Merkley hinted at a potential shift in the role of government as a result of the bill’s passage and expected impact.
“We’re going to have a lot of stories and a lot of learning as the resources hopefully hit their mark,” he said.
Wyden would agree.
“I think senators are going to have problems going back to yesteryear now,” he said.
“In other words, they have seen the face of the modern economy. Oregon is not the only place that has gig workers and self-employed and independent contractors.”
“This last round is essentially getting into September so you wouldn’t have another crash because Congress was gone in August,” Wyden said.
Wyden expressed regret that the initial proposed weekly amount of $400 had to be lowered to appeal to more moderate members of Congress, but was optimistic that federal unemployment extensions will be more responsive to widespread job loss in the future.
“What we’ve been through over the last three weeks underscores the need to make sure that we stop lurching from one cliff to another -- basically setting these arbitrary dates, for example, for unemployment benefits -- that’ll help a politician like (Kentucky Sen. Mitch McConnell), but don’t do any good for workers. So I have proposed that we go to a new system that ties jobless benefits to economic conditions on the ground, and I think that would provide a lot more relief for the workers.”
Wyden also said he and his colleagues had proposed streamlining the unemployment administration to make it more efficient for those filing unemployment claims.
“Thousands of Oregonians felt that they were going through red tape torture being on the phone hour after hour after hour, and we are going to get that changed,” he said.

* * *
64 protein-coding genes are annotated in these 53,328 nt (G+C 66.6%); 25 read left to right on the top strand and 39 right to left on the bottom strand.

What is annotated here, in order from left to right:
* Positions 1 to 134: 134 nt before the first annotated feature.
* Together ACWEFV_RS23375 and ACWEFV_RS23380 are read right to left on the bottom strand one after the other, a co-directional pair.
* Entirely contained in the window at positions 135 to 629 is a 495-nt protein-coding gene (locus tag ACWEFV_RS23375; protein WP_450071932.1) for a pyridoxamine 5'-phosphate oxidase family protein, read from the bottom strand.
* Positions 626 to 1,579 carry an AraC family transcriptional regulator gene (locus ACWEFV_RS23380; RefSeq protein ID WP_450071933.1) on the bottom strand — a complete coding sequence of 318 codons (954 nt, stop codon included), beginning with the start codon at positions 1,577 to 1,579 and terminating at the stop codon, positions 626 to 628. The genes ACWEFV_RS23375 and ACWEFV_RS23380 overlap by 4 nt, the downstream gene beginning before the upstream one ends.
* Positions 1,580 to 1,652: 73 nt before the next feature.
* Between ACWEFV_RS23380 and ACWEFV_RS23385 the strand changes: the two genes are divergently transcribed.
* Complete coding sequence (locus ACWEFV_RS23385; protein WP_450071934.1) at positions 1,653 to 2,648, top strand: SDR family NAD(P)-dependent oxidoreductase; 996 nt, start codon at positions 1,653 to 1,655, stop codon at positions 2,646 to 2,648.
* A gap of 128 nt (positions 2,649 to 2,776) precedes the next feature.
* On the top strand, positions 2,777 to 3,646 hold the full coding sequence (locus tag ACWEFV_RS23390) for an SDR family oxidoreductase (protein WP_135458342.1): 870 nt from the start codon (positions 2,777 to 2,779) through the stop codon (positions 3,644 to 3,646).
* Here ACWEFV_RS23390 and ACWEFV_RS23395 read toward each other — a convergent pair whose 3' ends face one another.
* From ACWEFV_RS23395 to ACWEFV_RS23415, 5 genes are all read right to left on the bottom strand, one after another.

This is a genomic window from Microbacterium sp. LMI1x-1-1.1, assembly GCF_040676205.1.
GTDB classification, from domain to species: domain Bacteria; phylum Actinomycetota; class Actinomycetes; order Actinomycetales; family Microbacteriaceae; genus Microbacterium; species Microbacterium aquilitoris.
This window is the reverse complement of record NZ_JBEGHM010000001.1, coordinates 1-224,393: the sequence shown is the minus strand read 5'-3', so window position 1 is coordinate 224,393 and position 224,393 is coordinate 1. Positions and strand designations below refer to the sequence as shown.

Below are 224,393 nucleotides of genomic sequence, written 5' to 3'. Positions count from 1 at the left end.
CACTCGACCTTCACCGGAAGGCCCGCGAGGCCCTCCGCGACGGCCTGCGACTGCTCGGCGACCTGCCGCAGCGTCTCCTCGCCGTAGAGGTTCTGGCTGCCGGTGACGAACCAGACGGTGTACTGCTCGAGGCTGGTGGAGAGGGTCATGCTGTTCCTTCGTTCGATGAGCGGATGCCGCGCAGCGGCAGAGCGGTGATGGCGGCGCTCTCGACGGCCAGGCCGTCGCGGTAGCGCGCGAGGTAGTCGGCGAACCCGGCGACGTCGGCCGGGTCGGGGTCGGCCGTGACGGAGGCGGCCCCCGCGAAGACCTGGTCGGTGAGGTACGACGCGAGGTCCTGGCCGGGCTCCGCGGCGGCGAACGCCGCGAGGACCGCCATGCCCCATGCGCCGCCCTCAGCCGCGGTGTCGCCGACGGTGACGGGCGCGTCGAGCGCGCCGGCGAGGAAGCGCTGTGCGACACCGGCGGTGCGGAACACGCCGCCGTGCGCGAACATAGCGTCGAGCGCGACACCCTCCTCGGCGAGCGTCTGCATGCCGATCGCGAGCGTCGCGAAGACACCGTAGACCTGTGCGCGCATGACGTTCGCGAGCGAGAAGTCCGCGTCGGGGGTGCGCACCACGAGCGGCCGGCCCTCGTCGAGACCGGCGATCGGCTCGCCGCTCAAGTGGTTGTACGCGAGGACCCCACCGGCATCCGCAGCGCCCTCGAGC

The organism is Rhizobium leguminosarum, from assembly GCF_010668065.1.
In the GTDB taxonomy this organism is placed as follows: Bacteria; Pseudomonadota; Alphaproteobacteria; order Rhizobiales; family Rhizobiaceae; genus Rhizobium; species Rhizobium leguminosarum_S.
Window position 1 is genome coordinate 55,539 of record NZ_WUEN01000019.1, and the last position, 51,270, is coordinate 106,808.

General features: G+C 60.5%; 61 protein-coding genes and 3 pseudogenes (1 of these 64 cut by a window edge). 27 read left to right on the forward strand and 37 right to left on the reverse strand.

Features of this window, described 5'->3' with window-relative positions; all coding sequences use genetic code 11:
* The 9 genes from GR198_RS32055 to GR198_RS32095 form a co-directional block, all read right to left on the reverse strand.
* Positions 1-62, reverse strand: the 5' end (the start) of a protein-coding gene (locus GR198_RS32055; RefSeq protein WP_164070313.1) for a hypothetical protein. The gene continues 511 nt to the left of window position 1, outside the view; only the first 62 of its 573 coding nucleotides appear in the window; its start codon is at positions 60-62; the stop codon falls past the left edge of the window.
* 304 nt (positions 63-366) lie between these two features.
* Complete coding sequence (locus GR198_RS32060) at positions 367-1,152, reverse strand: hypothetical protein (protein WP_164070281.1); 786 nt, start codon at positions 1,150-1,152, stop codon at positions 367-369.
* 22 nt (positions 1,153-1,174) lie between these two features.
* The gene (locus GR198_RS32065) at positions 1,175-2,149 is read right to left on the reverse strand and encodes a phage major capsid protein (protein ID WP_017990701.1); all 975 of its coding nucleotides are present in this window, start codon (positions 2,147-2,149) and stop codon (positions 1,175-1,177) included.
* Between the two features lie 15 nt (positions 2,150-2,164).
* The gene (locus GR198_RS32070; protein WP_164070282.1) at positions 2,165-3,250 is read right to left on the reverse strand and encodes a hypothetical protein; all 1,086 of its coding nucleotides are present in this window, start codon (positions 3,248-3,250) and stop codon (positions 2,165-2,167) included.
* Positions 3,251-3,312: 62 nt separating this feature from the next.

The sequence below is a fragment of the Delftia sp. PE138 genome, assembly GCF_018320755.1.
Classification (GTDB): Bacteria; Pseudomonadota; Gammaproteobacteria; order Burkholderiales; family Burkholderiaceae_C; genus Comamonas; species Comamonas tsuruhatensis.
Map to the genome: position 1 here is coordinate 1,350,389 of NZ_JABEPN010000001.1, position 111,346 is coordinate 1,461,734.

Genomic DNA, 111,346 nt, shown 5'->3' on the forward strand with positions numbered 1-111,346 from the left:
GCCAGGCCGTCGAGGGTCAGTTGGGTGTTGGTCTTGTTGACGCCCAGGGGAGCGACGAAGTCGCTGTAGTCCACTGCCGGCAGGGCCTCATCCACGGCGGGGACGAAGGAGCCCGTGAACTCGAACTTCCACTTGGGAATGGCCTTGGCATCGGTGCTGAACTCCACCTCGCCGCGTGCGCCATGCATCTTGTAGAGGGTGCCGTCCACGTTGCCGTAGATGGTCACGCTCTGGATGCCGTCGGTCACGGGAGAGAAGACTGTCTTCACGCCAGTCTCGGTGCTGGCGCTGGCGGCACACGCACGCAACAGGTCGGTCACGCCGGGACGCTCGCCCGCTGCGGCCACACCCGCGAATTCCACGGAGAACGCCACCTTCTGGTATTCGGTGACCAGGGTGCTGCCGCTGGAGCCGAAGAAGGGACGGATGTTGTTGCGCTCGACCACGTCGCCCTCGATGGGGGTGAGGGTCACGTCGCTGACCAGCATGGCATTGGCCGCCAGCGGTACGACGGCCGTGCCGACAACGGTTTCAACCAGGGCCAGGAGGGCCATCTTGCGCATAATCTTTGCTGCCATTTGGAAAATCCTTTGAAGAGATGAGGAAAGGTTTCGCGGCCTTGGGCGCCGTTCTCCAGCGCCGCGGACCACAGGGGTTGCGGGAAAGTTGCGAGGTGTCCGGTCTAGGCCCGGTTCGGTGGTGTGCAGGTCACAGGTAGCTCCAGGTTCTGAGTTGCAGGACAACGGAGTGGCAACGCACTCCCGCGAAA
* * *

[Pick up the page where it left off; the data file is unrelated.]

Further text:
“Last Saturday night, around 1:30 a.m., I offered on behalf of Senate Democrats the unemployment provisions which included the critically important tax forgiveness provisions that otherwise would’ve hit thousands with a really nasty tax surprise,” Wyden said. He recommended those who had already filed amend their tax returns, adding that he would prefer the Internal Revenue Service simply do so automatically.
“It’s been analyzed that this will lift about half of America’s children out of poverty, so it’s a very big deal,” Merkley said, a statement supported by a report from Columbia University's Center on Poverty and Social Policy, which found nearly three million Black Americans could find stable financial footing as a result of the economic relief package.
We have 779,000 Oregon kids benefitting from expanded tax credits -- that will lower poverty 50 percent.
Sen. Ron Wyden
Key to fighting poverty, supporters said, is the expanded child tax credit. Currently, the child tax credit is $2,000 for children up to 16 years. Under this one-year program, parents would receive $3,000 per child who is younger than six, and $3,600 per child who is aged six to 17. The payments would be made periodically throughout the year, instead of all at once.
“We have 779,000 Oregon kids benefitting from expanded tax credits -- that will lower poverty 50 percent,” Wyden said.
In pushing to expand the benefits, Biden emphasized one in five Black and Latino households are food insecure. Last year, about 350,000 students in Oregon were eligible for the program.
One in five Black and Latino households are food insecure
President Joe Biden
The new stimulus package commits $5 billion to fund the program, and gives states the option to continue the program through summer months even when school is out of session, provided a public health emergency was declared during the previous school year.